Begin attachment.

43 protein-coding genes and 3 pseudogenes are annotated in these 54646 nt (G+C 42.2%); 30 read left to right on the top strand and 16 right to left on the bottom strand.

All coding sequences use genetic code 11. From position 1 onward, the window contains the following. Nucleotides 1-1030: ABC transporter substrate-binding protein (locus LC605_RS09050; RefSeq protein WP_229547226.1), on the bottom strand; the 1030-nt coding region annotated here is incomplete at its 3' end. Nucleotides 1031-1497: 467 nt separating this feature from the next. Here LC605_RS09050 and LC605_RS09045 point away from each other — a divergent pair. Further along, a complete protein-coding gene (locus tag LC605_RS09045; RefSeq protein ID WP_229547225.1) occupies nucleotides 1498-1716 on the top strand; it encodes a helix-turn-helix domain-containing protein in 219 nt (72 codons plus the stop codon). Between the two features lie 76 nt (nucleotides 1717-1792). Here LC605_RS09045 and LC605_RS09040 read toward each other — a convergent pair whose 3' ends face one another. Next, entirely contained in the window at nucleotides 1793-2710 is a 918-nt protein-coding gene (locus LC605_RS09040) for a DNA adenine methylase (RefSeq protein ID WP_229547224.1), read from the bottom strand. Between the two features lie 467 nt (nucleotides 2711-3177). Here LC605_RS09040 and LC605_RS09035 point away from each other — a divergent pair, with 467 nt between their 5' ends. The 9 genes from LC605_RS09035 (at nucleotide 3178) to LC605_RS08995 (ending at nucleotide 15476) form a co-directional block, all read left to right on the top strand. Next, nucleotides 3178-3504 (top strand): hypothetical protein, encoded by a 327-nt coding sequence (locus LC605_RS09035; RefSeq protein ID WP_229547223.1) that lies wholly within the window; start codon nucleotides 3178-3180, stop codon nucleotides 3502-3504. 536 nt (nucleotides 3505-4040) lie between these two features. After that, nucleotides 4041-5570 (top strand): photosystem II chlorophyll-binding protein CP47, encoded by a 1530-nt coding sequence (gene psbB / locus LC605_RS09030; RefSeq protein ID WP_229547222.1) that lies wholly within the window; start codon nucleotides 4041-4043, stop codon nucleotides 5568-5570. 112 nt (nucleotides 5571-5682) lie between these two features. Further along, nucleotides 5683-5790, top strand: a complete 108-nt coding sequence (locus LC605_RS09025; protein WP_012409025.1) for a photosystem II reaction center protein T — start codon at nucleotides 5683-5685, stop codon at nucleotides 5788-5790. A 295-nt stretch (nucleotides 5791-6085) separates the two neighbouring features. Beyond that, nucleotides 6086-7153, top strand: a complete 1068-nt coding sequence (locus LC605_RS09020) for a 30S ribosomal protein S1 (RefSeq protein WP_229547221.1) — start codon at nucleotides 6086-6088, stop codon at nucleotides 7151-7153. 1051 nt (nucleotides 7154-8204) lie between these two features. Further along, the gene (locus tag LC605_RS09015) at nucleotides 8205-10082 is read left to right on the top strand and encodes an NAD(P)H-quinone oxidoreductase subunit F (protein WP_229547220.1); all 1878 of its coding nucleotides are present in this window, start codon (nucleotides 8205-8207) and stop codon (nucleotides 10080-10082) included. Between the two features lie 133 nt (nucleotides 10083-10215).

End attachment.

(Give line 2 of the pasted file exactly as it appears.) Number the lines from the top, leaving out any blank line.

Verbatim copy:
All coding sequences use genetic code 11. From position 1 onward, the window contains the following. Nucleotides 1-1030: ABC transporter substrate-binding protein (locus LC605_RS09050; RefSeq protein WP_229547226.1), on the bottom strand; the 1030-nt coding region annotated here is incomplete at its 3' end. Nucleotides 1031-1497: 467 nt separating this feature from the next. Here LC605_RS09050 and LC605_RS09045 point away from each other — a divergent pair. Further along, a complete protein-coding gene (locus tag LC605_RS09045; RefSeq protein ID WP_229547225.1) occupies nucleotides 1498-1716 on the top strand; it encodes a helix-turn-helix domain-containing protein in 219 nt (72 codons plus the stop codon). Between the two features lie 76 nt (nucleotides 1717-1792). Here LC605_RS09045 and LC605_RS09040 read toward each other — a convergent pair whose 3' ends face one another. Next, entirely contained in the window at nucleotides 1793-2710 is a 918-nt protein-coding gene (locus LC605_RS09040) for a DNA adenine methylase (RefSeq protein ID WP_229547224.1), read from the bottom strand. Between the two features lie 467 nt (nucleotides 2711-3177). Here LC605_RS09040 and LC605_RS09035 point away from each other — a divergent pair, with 467 nt between their 5' ends. The 9 genes from LC605_RS09035 (at nucleotide 3178) to LC605_RS08995 (ending at nucleotide 15476) form a co-directional block, all read left to right on the top strand. Next, nucleotides 3178-3504 (top strand): hypothetical protein, encoded by a 327-nt coding sequence (locus LC605_RS09035; RefSeq protein ID WP_229547223.1) that lies wholly within the window; start codon nucleotides 3178-3180, stop codon nucleotides 3502-3504. 536 nt (nucleotides 3505-4040) lie between these two features. After that, nucleotides 4041-5570 (top strand): photosystem II chlorophyll-binding protein CP47, encoded by a 1530-nt coding sequence (gene psbB / locus LC605_RS09030; RefSeq protein ID WP_229547222.1) that lies wholly within the window; start codon nucleotides 4041-4043, stop codon nucleotides 5568-5570. 112 nt (nucleotides 5571-5682) lie between these two features. Further along, nucleotides 5683-5790, top strand: a complete 108-nt coding sequence (locus LC605_RS09025; protein WP_012409025.1) for a photosystem II reaction center protein T — start codon at nucleotides 5683-5685, stop codon at nucleotides 5788-5790. A 295-nt stretch (nucleotides 5791-6085) separates the two neighbouring features. Beyond that, nucleotides 6086-7153, top strand: a complete 1068-nt coding sequence (locus LC605_RS09020) for a 30S ribosomal protein S1 (RefSeq protein WP_229547221.1) — start codon at nucleotides 6086-6088, stop codon at nucleotides 7151-7153. 1051 nt (nucleotides 7154-8204) lie between these two features. Further along, the gene (locus tag LC605_RS09015) at nucleotides 8205-10082 is read left to right on the top strand and encodes an NAD(P)H-quinone oxidoreductase subunit F (protein WP_229547220.1); all 1878 of its coding nucleotides are present in this window, start codon (nucleotides 8205-8207) and stop codon (nucleotides 10080-10082) included. Between the two features lie 133 nt (nucleotides 10083-10215).